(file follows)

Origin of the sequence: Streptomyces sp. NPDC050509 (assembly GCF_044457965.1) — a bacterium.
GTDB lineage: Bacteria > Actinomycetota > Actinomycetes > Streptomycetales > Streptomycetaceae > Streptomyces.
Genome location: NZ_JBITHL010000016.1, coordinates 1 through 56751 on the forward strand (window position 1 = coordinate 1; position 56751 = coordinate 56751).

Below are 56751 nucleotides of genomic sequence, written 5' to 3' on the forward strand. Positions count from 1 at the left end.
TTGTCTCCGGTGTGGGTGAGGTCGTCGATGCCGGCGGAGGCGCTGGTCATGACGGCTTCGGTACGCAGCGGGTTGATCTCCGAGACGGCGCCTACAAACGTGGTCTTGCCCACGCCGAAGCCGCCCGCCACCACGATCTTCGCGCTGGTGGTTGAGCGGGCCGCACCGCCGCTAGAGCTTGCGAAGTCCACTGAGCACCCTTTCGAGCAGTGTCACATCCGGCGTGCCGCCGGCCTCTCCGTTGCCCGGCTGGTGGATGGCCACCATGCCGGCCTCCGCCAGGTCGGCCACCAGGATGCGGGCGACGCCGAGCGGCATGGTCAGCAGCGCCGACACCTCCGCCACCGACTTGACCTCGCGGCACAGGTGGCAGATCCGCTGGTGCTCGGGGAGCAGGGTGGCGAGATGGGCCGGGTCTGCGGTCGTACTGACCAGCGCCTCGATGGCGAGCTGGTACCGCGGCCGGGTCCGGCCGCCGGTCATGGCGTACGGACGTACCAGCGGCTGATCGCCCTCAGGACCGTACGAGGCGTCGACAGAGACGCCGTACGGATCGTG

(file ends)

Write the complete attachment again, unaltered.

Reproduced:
Origin of the sequence: Streptomyces sp. NPDC050509 (assembly GCF_044457965.1) — a bacterium.
GTDB lineage: Bacteria > Actinomycetota > Actinomycetes > Streptomycetales > Streptomycetaceae > Streptomyces.
Genome location: NZ_JBITHL010000016.1, coordinates 1 through 56751 on the forward strand (window position 1 = coordinate 1; position 56751 = coordinate 56751).

Below are 56751 nucleotides of genomic sequence, written 5' to 3' on the forward strand. Positions count from 1 at the left end.
TTGTCTCCGGTGTGGGTGAGGTCGTCGATGCCGGCGGAGGCGCTGGTCATGACGGCTTCGGTACGCAGCGGGTTGATCTCCGAGACGGCGCCTACAAACGTGGTCTTGCCCACGCCGAAGCCGCCCGCCACCACGATCTTCGCGCTGGTGGTTGAGCGGGCCGCACCGCCGCTAGAGCTTGCGAAGTCCACTGAGCACCCTTTCGAGCAGTGTCACATCCGGCGTGCCGCCGGCCTCTCCGTTGCCCGGCTGGTGGATGGCCACCATGCCGGCCTCCGCCAGGTCGGCCACCAGGATGCGGGCGACGCCGAGCGGCATGGTCAGCAGCGCCGACACCTCCGCCACCGACTTGACCTCGCGGCACAGGTGGCAGATCCGCTGGTGCTCGGGGAGCAGGGTGGCGAGATGGGCCGGGTCTGCGGTCGTACTGACCAGCGCCTCGATGGCGAGCTGGTACCGCGGCCGGGTCCGGCCGCCGGTCATGGCGTACGGACGTACCAGCGGCTGATCGCCCTCAGGACCGTACGAGGCGTCGACAGAGACGCCGTACGGATCGTG